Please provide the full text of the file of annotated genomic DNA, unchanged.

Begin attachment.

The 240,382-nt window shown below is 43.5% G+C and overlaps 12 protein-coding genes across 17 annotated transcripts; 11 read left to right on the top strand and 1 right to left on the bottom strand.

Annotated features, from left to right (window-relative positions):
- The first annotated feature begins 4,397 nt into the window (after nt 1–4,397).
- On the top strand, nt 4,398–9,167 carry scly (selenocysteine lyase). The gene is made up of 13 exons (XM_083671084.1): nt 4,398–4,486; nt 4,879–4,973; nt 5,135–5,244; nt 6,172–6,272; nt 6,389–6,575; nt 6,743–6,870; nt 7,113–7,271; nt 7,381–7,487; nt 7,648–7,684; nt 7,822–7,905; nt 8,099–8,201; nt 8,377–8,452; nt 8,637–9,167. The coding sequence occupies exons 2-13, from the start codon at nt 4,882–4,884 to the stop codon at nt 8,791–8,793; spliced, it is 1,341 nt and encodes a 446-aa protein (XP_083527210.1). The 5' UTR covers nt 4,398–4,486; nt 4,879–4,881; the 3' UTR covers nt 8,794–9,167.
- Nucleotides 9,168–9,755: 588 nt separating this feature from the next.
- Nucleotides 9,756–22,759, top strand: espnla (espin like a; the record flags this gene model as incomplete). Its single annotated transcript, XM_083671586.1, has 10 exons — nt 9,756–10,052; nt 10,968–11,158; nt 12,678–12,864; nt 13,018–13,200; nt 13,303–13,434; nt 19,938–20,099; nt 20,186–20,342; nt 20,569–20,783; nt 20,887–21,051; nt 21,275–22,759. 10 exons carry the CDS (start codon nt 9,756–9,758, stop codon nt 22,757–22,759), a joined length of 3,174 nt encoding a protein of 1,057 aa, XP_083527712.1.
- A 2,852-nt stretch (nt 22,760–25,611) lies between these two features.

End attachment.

The 240,382-nt window shown below is 43.5% G+C and overlaps 12 protein-coding genes across 17 annotated transcripts; 11 read left to right on the top strand and 1 right to left on the bottom strand.

Annotated features, from left to right (window-relative positions):
- The first annotated feature begins 4,397 nt into the window (after nt 1–4,397).
- On the top strand, nt 4,398–9,167 carry scly (selenocysteine lyase). The gene is made up of 13 exons (XM_083671084.1): nt 4,398–4,486; nt 4,879–4,973; nt 5,135–5,244; nt 6,172–6,272; nt 6,389–6,575; nt 6,743–6,870; nt 7,113–7,271; nt 7,381–7,487; nt 7,648–7,684; nt 7,822–7,905; nt 8,099–8,201; nt 8,377–8,452; nt 8,637–9,167. The coding sequence occupies exons 2-13, from the start codon at nt 4,882–4,884 to the stop codon at nt 8,791–8,793; spliced, it is 1,341 nt and encodes a 446-aa protein (XP_083527210.1). The 5' UTR covers nt 4,398–4,486; nt 4,879–4,881; the 3' UTR covers nt 8,794–9,167.
- Nucleotides 9,168–9,755: 588 nt separating this feature from the next.
- Nucleotides 9,756–22,759, top strand: espnla (espin like a; the record flags this gene model as incomplete). Its single annotated transcript, XM_083671586.1, has 10 exons — nt 9,756–10,052; nt 10,968–11,158; nt 12,678–12,864; nt 13,018–13,200; nt 13,303–13,434; nt 19,938–20,099; nt 20,186–20,342; nt 20,569–20,783; nt 20,887–21,051; nt 21,275–22,759. 10 exons carry the CDS (start codon nt 9,756–9,758, stop codon nt 22,757–22,759), a joined length of 3,174 nt encoding a protein of 1,057 aa, XP_083527712.1.
- A 2,852-nt stretch (nt 22,760–25,611) lies between these two features.